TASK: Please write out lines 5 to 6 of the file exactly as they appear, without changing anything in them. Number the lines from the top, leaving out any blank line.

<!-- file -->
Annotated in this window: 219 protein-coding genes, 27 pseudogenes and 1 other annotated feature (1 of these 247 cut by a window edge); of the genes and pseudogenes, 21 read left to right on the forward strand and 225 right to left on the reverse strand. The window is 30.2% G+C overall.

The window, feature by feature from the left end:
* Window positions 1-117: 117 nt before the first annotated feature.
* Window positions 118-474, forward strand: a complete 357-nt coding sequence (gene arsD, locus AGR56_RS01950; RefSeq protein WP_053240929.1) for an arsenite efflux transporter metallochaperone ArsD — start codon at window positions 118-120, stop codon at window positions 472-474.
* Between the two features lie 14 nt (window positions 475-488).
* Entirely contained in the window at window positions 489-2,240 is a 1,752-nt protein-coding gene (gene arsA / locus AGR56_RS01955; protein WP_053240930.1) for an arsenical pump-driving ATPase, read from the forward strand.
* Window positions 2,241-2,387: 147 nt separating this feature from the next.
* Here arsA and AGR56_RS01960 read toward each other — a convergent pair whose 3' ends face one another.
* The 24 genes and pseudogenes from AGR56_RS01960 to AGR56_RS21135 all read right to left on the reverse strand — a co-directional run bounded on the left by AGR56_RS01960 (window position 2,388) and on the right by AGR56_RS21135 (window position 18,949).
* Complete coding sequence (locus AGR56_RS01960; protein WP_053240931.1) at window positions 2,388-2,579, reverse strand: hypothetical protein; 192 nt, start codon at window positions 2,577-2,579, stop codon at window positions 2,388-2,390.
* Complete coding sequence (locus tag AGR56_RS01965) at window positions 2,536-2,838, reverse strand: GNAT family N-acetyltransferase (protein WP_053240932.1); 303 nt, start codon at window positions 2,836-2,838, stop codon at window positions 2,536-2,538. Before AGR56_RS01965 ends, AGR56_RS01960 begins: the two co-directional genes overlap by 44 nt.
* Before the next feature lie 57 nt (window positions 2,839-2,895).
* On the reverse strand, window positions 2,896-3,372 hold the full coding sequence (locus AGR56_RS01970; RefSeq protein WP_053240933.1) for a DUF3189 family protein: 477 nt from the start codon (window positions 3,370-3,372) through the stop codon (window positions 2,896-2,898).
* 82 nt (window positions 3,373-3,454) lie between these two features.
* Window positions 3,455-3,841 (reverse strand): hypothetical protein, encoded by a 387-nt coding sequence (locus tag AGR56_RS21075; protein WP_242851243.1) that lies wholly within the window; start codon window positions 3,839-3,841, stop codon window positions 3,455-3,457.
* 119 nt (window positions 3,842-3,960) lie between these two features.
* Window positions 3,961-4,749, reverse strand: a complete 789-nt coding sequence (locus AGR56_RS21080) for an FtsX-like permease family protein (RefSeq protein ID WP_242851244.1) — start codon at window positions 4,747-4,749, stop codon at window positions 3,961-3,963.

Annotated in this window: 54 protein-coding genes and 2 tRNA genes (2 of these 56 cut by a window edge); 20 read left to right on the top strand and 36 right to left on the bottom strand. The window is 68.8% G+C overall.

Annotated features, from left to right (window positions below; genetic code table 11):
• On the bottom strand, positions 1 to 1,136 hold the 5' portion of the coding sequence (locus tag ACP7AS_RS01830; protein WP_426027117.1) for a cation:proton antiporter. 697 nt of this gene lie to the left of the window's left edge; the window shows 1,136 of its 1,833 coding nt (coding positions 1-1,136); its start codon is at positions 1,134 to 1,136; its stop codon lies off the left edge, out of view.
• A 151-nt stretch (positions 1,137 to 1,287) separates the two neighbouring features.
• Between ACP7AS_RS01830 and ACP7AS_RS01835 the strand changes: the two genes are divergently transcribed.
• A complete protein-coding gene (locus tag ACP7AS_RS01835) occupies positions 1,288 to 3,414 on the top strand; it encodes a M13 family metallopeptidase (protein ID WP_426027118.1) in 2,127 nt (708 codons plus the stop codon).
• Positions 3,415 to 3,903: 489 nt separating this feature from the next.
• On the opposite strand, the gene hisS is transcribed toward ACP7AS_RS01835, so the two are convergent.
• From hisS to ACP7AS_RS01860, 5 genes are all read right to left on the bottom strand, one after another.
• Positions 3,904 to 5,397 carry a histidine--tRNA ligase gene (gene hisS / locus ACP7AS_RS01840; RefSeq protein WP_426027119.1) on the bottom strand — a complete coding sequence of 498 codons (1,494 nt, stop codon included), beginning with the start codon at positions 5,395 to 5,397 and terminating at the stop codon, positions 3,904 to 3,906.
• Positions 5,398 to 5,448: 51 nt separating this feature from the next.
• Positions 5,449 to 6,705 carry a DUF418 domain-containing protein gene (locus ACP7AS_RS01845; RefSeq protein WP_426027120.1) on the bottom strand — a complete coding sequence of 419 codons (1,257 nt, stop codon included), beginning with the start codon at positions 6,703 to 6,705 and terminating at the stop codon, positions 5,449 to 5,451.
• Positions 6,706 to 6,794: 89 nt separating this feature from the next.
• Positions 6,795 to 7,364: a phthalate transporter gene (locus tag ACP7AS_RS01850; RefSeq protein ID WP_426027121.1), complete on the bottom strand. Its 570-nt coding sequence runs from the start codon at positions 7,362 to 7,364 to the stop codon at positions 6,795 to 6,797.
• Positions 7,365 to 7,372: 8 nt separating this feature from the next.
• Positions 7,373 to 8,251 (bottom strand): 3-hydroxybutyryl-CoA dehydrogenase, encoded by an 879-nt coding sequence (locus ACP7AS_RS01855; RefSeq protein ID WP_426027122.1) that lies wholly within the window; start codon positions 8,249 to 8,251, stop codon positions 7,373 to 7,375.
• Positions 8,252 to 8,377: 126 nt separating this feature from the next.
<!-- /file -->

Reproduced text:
* Between the two features lie 14 nt (window positions 475-488).
* Entirely contained in the window at window positions 489-2,240 is a 1,752-nt protein-coding gene (gene arsA / locus AGR56_RS01955; protein WP_053240930.1) for an arsenical pump-driving ATPase, read from the forward strand.